Monday was the start of school for many. This semester, I am taking two online courses through the community college to feed my passion for learning through a flexible structure. The online classroom has come a long way. I remember taking my first online class over a decade ago. I remember being nervous not knowing how the class would unfold in cyberspace. The instructor had a one-time face to face meeting, so that we knew what to expect, to try out the platform, and ask any questions we had. The class was a success for me because the environment worked well with my schedule and shy personality. I was able to ask questions more freely, rather than sit in class anxiously wanting to speak, thinking about it so long that an anxiety attack set in. I rarely spoke up in a regular classroom setting. In an online classroom everyone participates and interacts. I gained much from this setting, and I was looking forward to taking more online courses.
Since that first course, all the online courses I have taken since did not require that one-time face to face meeting—all instruction and introductions are done online through a cyber classroom, which is very convenient. Different instructors use different platforms, and as with a traditional classroom, each instructor has a different setup. It is always interesting to see how the course will develop because it can be different every time. Online classes have become popular, especially since the format makes learning available to people that otherwise may not be able to attend a land course.
There are some skeptics that I have encountered. When I tell them I am taking an online course, they have the notion that because the course is online, there isn’t as much work or that it’s easy, and there may be some courses like that. I tell them that often times an online course can be more demanding in the sense that not only do you have the regular reading and writing, but you also have classmate responses. You don’t have to respond to all of the students, but in order to get the most out of an online class, it is best to at least read all of the responses, and then respond to a few that speak to you. For some courses, the instructor also has several research activities that are time consuming, but a great way to supplement learning. An online environment is also a test in self-discipline, time management, and self-motivation. It’s easy to get off track and before you know it, you are behind, and the work has piled up.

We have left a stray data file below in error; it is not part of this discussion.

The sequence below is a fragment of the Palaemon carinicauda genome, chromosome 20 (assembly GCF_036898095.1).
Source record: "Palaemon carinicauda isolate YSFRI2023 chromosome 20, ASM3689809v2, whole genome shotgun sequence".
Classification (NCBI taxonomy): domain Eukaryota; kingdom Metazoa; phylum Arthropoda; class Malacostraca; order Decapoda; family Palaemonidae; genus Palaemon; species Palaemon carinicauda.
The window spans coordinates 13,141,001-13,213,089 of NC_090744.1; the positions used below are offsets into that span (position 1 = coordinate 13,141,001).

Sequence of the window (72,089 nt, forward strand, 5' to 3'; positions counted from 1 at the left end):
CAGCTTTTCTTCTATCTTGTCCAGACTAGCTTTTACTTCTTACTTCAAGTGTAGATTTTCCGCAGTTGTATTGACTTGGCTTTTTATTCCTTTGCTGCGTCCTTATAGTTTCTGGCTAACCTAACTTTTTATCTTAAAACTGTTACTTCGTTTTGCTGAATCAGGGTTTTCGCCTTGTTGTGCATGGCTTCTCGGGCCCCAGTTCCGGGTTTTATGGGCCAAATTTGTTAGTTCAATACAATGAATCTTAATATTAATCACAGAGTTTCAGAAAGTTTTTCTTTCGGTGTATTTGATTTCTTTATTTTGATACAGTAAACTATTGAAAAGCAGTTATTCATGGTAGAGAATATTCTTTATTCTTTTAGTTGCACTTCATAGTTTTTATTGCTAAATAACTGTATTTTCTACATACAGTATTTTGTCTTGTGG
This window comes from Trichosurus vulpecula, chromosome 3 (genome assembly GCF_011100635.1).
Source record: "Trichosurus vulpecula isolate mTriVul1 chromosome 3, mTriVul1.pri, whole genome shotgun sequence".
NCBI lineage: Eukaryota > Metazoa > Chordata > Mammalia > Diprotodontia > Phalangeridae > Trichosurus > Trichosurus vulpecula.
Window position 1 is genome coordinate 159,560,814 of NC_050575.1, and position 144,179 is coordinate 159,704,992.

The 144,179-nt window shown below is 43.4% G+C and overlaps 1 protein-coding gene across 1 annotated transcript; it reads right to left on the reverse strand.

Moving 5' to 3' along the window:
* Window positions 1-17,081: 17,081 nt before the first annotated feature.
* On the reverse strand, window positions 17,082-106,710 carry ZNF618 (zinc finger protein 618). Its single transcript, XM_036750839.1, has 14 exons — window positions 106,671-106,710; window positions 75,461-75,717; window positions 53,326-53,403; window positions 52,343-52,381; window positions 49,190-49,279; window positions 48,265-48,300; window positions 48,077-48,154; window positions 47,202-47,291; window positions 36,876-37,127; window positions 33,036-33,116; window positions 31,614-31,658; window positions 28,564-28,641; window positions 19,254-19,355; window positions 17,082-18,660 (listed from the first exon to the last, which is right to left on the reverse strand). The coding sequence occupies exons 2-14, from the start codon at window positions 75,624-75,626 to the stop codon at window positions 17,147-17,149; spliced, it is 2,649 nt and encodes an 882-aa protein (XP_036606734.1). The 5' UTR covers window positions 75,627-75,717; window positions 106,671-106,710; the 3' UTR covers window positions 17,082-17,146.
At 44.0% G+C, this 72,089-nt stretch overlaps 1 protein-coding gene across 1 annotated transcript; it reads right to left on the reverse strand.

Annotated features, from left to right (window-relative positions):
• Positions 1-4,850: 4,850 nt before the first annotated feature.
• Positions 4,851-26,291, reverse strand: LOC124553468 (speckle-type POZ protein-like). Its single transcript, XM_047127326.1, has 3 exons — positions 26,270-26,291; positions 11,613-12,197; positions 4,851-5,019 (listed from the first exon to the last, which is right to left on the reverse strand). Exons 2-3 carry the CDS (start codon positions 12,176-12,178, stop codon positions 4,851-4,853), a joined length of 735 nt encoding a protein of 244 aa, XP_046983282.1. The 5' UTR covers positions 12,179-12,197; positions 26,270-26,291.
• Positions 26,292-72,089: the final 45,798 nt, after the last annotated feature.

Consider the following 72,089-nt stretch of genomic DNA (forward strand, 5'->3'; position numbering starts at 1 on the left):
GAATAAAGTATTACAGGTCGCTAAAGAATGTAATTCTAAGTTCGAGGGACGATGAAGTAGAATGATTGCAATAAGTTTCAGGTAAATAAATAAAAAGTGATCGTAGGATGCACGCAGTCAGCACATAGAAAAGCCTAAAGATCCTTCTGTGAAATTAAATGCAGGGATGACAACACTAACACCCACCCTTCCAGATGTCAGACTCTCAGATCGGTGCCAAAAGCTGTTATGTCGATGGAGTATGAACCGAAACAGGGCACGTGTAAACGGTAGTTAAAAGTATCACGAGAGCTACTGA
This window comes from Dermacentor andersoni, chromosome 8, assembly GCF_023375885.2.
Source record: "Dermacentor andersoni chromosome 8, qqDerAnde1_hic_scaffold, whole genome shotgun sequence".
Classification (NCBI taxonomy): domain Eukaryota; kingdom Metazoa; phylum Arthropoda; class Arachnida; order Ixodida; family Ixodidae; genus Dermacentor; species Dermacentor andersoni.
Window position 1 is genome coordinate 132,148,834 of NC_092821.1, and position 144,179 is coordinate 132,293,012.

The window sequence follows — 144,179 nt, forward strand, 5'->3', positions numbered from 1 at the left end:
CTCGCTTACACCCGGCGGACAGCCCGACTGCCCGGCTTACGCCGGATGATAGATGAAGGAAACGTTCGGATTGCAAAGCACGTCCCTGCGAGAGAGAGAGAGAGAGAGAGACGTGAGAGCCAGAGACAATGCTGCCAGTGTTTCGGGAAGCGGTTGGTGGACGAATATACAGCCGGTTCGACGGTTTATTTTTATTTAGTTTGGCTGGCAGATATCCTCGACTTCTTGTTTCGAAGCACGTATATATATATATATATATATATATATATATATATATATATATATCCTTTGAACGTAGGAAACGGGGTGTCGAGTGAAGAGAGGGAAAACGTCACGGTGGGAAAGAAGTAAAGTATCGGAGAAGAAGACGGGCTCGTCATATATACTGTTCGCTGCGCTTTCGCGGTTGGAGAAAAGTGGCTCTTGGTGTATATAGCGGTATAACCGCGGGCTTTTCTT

I have had some poorly managed online courses, but only a few. I dropped one course because the instructor clearly did not have a handle on how to organize and maintain an online course, nor did they know how to create a community. I felt for this instructor—someone had not provided the guidance they needed to succeed in teaching online. Another online course consisted of interaction with only the instructor, his lectures and commentary online for students to read, and all interaction was done through email. This experience felt like being in a vacuum, knowing there were other students out there, but not being able to interact in a learning community—there was no classroom.
The best online courses I’ve taken were fantastic because the teachers were clearly enthusiastic about teaching, and it was evident that they loved what they did. They made their presence known, rather than disappearing for days without any interaction; these teachers created a safe and friendly learning community and this is what counts. Creating this environment then naturally fosters learning and interaction. It makes learning fun and there is no better way to learn than when you can also laugh and smile at the same time. These instructors were also extremely organized and added structure through weekly planners, readings, and questions. Some used visual and audio media to complement the lesson plans. And some teachers left it open to the students to be creative in using various multi-media to do group presentations.
There is still nothing like a traditional brick and mortar classroom, where you can hear the chalk on the board and see and hear the instructor and the students, but it is nice to know that online options have improved and mirror the traditional classroom, providing students with more flexibility in reaching their educational goals or allowing life-long learners to get their fix on their own terms.